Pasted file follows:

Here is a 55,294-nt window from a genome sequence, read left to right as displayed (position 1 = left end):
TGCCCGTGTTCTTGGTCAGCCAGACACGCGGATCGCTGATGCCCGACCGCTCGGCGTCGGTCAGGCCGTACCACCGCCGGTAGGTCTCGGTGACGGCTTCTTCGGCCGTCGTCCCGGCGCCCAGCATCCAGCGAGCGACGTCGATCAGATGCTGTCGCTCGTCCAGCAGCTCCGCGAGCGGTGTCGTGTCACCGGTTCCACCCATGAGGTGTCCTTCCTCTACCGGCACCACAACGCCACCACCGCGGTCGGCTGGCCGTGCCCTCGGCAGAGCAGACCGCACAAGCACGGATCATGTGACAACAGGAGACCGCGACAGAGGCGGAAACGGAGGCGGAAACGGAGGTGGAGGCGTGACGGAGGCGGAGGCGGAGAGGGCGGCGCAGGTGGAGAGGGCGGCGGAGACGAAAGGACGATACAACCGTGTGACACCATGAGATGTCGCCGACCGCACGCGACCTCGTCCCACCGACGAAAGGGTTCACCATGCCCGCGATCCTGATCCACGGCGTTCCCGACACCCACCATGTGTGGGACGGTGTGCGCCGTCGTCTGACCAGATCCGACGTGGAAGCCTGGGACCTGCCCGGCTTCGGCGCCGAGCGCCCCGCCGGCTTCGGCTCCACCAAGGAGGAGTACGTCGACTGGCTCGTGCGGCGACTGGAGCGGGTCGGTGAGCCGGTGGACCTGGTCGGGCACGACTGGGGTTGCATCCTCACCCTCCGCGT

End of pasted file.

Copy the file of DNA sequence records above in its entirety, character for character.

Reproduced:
Here is a 55,294-nt window from a genome sequence, read left to right as displayed (position 1 = left end):
TGCCCGTGTTCTTGGTCAGCCAGACACGCGGATCGCTGATGCCCGACCGCTCGGCGTCGGTCAGGCCGTACCACCGCCGGTAGGTCTCGGTGACGGCTTCTTCGGCCGTCGTCCCGGCGCCCAGCATCCAGCGAGCGACGTCGATCAGATGCTGTCGCTCGTCCAGCAGCTCCGCGAGCGGTGTCGTGTCACCGGTTCCACCCATGAGGTGTCCTTCCTCTACCGGCACCACAACGCCACCACCGCGGTCGGCTGGCCGTGCCCTCGGCAGAGCAGACCGCACAAGCACGGATCATGTGACAACAGGAGACCGCGACAGAGGCGGAAACGGAGGCGGAAACGGAGGTGGAGGCGTGACGGAGGCGGAGGCGGAGAGGGCGGCGCAGGTGGAGAGGGCGGCGGAGACGAAAGGACGATACAACCGTGTGACACCATGAGATGTCGCCGACCGCACGCGACCTCGTCCCACCGACGAAAGGGTTCACCATGCCCGCGATCCTGATCCACGGCGTTCCCGACACCCACCATGTGTGGGACGGTGTGCGCCGTCGTCTGACCAGATCCGACGTGGAAGCCTGGGACCTGCCCGGCTTCGGCGCCGAGCGCCCCGCCGGCTTCGGCTCCACCAAGGAGGAGTACGTCGACTGGCTCGTGCGGCGACTGGAGCGGGTCGGTGAGCCGGTGGACCTGGTCGGGCACGACTGGGGTTGCATCCTCACCCTCCGCGT